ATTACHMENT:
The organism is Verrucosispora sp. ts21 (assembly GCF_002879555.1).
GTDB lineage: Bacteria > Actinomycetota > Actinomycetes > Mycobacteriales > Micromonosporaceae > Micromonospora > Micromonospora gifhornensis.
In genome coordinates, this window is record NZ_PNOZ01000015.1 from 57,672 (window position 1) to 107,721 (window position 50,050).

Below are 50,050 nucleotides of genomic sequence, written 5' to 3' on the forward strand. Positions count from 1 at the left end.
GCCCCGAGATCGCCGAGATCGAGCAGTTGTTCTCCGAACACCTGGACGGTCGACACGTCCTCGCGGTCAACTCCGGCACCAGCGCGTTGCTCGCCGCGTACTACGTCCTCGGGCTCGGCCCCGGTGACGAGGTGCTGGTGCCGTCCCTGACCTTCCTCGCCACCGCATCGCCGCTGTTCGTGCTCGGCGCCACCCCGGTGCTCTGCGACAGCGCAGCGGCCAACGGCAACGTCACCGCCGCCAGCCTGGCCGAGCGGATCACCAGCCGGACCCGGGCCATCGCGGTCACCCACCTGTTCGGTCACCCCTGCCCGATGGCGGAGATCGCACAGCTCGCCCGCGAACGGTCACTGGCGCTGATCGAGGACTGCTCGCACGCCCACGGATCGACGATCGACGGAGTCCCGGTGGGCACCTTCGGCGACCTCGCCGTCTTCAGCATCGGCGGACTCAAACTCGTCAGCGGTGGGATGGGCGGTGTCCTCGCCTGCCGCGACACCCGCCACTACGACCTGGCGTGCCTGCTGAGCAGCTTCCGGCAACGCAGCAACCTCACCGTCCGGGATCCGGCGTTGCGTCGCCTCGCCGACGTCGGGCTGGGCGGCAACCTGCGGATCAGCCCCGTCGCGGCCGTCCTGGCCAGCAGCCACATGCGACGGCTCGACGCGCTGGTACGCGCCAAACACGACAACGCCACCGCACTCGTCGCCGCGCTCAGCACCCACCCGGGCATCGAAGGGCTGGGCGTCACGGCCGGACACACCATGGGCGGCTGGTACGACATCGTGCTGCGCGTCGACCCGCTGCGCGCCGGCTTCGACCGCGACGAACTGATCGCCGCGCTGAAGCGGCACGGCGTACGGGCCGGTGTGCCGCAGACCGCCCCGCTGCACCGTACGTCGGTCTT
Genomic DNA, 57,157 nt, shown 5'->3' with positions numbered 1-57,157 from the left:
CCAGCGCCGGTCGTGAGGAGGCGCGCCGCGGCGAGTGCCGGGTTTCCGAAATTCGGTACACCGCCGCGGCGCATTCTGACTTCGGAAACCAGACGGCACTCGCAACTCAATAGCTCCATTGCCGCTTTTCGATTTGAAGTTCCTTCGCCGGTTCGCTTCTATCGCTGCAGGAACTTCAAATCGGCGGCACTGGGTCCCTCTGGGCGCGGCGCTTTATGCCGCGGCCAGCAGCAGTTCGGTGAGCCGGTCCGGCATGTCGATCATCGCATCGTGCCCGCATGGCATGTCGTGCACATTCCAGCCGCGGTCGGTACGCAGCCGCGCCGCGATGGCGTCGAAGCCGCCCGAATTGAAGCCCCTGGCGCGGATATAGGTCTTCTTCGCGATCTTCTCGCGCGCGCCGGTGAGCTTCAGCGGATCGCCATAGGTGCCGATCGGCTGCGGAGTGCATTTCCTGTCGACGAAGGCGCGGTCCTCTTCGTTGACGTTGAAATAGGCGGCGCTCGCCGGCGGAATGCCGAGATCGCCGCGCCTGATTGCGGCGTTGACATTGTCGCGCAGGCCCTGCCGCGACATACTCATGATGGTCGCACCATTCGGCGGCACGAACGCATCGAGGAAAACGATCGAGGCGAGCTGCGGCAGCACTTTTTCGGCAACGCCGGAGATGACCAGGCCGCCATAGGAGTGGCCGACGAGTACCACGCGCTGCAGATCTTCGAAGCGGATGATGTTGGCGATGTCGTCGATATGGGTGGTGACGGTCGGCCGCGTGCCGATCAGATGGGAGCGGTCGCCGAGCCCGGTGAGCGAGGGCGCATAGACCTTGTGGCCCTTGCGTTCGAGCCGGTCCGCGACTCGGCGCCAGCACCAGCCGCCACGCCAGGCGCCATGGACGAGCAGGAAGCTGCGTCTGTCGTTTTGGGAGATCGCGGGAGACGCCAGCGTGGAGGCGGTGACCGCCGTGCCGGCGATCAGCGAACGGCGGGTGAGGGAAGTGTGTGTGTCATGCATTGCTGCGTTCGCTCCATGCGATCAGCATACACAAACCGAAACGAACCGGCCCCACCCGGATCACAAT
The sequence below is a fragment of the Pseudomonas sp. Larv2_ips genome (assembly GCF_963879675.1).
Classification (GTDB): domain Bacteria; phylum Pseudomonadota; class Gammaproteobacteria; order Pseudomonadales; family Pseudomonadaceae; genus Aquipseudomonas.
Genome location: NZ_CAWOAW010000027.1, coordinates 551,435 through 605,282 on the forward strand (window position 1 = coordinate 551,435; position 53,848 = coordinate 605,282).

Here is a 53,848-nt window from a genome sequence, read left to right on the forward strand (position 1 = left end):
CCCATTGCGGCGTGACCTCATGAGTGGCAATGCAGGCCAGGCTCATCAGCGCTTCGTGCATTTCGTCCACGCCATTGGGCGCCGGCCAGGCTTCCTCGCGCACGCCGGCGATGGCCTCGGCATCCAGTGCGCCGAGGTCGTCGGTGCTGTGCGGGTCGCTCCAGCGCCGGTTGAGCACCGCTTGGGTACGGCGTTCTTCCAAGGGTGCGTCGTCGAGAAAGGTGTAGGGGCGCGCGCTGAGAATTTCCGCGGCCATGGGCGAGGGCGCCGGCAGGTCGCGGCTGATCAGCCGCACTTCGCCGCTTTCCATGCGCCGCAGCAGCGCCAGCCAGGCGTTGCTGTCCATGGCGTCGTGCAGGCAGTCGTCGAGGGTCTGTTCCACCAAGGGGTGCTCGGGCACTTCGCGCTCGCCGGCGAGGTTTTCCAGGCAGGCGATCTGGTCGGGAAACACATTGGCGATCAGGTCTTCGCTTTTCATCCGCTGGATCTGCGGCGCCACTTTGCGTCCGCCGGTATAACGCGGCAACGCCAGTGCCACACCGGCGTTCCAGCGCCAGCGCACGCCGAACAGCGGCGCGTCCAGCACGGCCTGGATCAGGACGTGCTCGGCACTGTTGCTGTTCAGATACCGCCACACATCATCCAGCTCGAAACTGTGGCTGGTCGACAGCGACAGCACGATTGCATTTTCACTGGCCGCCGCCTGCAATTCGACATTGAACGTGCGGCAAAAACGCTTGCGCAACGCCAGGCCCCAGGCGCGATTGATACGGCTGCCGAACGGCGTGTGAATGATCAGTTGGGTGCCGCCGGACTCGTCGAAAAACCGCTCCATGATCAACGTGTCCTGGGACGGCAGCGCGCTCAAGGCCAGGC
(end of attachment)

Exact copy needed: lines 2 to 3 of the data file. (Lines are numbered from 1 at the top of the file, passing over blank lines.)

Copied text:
GTDB lineage: Bacteria > Actinomycetota > Actinomycetes > Mycobacteriales > Micromonosporaceae > Micromonospora > Micromonospora gifhornensis.
In genome coordinates, this window is record NZ_PNOZ01000015.1 from 57,672 (window position 1) to 107,721 (window position 50,050).